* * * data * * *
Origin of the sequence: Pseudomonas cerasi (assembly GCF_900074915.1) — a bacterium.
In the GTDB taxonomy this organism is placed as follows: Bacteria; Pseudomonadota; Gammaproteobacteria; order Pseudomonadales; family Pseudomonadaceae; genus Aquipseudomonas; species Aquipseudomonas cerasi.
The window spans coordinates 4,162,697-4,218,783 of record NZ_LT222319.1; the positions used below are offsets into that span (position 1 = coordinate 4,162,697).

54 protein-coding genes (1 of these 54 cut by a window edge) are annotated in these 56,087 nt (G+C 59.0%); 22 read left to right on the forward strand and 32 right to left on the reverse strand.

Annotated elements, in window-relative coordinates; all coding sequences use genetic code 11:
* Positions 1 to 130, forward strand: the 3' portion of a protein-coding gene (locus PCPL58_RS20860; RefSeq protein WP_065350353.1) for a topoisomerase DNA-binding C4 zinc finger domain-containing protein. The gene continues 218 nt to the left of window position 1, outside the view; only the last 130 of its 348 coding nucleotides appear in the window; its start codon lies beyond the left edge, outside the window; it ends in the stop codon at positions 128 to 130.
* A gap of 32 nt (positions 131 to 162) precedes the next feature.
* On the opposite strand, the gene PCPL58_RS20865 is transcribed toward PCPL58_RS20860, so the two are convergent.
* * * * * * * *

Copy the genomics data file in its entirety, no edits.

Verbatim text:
Origin of the sequence: Pseudomonas cerasi (assembly GCF_900074915.1) — a bacterium.
In the GTDB taxonomy this organism is placed as follows: Bacteria; Pseudomonadota; Gammaproteobacteria; order Pseudomonadales; family Pseudomonadaceae; genus Aquipseudomonas; species Aquipseudomonas cerasi.
The window spans coordinates 4,162,697-4,218,783 of record NZ_LT222319.1; the positions used below are offsets into that span (position 1 = coordinate 4,162,697).

54 protein-coding genes (1 of these 54 cut by a window edge) are annotated in these 56,087 nt (G+C 59.0%); 22 read left to right on the forward strand and 32 right to left on the reverse strand.

Annotated elements, in window-relative coordinates; all coding sequences use genetic code 11:
* Positions 1 to 130, forward strand: the 3' portion of a protein-coding gene (locus PCPL58_RS20860; RefSeq protein WP_065350353.1) for a topoisomerase DNA-binding C4 zinc finger domain-containing protein. The gene continues 218 nt to the left of window position 1, outside the view; only the last 130 of its 348 coding nucleotides appear in the window; its start codon lies beyond the left edge, outside the window; it ends in the stop codon at positions 128 to 130.
* A gap of 32 nt (positions 131 to 162) precedes the next feature.
* On the opposite strand, the gene PCPL58_RS20865 is transcribed toward PCPL58_RS20860, so the two are convergent.